Brighton2capetown - Why?

Brighton to Cape Town Overland by Motorcycle










Well, mostly because I want to, and largely because I can.  Or at least I hope I can. 

I have had a passion for motorcycles for years, and am deeply envious of various friends of mine that have done some proper travelling.  Whilst they were taking gap years and student vacations in India or China, taking time out after graduation to jet off to Asia, or later spending a year post university working in Australia, I was merrily spending my time benefitting my future career.  I spent my gap year and student vacations working in engineering in preparation for what is now my career, not seeing the world, and on leaving Bristol Uni I just got stuck straight in...  All very worthy, but perhaps a missed opportunity.  Whilst thinking about this early in 2006, the obvious answer came to me. 

Go somewhere interesting.

On a motorbike.

It's hardly rocket science, is it?  :o)

I'd been on trips on my current bike to the Nurburgring with Biggs and Andy...

...and to the Alps and Pyrenees with Chris...

...and really enjoyed both.  I wanted to go further this time, though.  As soon as the concept had taken root, it had to be done, and done properly, with enough research and prep to ensure it was actually successful.

Having never travelled outside western Europe or the USA apart from an all too brief but fascinating business trip to Hong Kong...

...the lure of seeing new places, with cultures completely different to anything I'd experienced before was too much to resist.  Africa seemed like the obvious destination - accessible overland from home in the UK (with the aid of a couple of ferries...), and with a massive variety of culture, climate, terrain, flora and fauna, all of which are very different to those I'm used to.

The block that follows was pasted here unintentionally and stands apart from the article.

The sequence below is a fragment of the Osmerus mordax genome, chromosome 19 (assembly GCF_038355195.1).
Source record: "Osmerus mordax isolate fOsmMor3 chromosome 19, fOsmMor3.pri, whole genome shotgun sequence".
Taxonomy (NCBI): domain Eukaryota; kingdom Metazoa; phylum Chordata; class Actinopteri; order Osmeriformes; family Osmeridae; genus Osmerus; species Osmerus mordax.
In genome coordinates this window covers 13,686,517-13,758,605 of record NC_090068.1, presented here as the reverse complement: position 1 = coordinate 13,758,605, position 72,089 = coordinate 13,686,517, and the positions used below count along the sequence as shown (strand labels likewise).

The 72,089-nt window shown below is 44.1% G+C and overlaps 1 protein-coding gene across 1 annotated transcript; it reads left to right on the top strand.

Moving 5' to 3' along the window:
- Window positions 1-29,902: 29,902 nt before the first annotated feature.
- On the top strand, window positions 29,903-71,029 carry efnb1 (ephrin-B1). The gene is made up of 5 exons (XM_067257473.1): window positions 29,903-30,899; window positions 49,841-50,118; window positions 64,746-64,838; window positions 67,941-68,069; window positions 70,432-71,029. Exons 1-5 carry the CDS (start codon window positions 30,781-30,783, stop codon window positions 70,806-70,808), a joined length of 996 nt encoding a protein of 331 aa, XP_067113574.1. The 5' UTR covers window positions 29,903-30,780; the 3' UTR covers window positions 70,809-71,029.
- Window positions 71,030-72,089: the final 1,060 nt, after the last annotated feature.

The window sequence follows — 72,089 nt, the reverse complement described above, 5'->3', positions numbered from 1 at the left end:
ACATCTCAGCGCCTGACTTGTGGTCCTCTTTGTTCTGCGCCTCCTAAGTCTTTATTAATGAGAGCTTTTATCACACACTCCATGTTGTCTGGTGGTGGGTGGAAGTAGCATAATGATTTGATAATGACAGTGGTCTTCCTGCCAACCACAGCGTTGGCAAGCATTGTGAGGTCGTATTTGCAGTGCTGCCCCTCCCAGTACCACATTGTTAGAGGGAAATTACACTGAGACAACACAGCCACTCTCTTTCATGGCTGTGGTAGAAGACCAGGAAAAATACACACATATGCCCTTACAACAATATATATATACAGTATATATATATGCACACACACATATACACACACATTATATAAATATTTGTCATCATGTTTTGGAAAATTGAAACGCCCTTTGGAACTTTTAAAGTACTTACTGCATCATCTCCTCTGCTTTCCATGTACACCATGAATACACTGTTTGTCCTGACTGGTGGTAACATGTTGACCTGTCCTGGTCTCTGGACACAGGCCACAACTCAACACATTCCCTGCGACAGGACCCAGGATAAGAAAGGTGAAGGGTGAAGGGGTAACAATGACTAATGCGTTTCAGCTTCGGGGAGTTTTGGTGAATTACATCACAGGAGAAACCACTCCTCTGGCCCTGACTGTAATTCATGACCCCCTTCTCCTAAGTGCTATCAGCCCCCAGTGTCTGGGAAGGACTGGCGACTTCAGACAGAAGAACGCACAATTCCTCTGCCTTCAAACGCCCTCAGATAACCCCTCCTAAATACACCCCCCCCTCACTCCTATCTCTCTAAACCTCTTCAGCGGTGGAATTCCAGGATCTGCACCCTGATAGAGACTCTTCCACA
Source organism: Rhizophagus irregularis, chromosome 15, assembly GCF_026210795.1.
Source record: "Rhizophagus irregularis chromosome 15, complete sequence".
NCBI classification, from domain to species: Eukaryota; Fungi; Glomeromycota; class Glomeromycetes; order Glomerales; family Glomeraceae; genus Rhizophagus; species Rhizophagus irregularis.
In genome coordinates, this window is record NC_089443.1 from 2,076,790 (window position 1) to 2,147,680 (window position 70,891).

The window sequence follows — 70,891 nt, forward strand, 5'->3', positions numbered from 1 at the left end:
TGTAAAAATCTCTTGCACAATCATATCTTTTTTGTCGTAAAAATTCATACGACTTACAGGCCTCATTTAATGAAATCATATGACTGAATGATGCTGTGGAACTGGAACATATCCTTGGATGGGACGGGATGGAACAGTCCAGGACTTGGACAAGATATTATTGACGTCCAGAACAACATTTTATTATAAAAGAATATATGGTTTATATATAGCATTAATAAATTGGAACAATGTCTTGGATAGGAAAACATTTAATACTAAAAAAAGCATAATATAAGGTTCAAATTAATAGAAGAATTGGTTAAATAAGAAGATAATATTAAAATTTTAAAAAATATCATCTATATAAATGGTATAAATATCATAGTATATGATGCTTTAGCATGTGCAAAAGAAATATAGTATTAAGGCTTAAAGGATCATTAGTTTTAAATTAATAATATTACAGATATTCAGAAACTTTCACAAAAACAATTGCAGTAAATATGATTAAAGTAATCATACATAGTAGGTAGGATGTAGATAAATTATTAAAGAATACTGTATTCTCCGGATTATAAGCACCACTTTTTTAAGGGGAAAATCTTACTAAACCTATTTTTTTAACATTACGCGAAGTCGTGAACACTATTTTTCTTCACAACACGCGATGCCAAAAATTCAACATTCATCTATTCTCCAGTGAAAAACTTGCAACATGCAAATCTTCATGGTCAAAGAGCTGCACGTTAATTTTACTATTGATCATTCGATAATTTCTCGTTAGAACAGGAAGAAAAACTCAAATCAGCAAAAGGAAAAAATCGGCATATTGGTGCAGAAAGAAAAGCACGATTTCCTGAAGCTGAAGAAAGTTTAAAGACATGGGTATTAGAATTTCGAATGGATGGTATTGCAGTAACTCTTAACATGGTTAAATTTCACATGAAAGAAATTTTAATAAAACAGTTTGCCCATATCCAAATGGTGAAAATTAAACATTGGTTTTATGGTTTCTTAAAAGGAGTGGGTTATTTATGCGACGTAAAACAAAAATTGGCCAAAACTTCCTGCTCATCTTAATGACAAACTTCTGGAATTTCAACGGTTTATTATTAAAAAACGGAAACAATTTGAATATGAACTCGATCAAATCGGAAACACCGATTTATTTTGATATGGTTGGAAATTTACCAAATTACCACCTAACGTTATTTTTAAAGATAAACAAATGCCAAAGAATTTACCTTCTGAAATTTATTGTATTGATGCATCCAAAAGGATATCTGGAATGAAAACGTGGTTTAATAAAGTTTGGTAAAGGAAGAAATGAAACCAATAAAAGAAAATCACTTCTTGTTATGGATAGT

With a bare minimum of research, I learnt a great deal in just a few weeks about how such projects can be made to work.  Chris Scott's book The Adventure Motorcycling Handbook was the first source I found, that and the Horizons Unlimited web resource are truly inspirational.  At the other end of the scale, I guess some of the seeds had been sown by reading the UK's "Bike" magazine as Dan Walsh ranted and rambled his way across the Americas on a BMW thumper.

Now's an excellent time to do it: I'm single so have no particular responsibilities, I can still convince myself I'm young, I'm not quite as physically unfit as I look, and I'm in a good job that is enabling me to put aside a little cash towards the trip.  On top of that, my employers are sympathetic to the idea and are willing to give me time off in the form of a sabbatical or extended leave.

The trip will definitely push me out of my comfort zone, it will be hard work, but it will be very rewarding.  The last time I decided to do something ridiculous, it was the London Marathon.  I made that decision 10yrs ago in April 1997 on the approach to my 20th birthday.  In 2007, knocking on 30 years old, it clearly just takes a bit more for me to satisfy myself with what I've achieved... 

Dan, March 2007 


My presence on this trip is largely due to being in the right "time" and "place". I'm lucky to exist around a fairly adventurous crowd of family and friends. Whether it be mountain climbing, RTW sailing or travelling the length and bredth of every continent, I have turned down more opportunities to travel than I can forgive myself for. Until now that is.

Yes, adventures can tell you things about yourself you didn't know. Yes, meeting new people and seeing their way of life may put you in touch with your spiritual side. For me though I had always left the canvas of my life deliberately clear, plain conventional if you like, and this is an opportunity to put a proper 'heading' on the page under which I intend to construct something more interesting, less materialistic and more open to possibility. Watch this space.

Ed, July 2007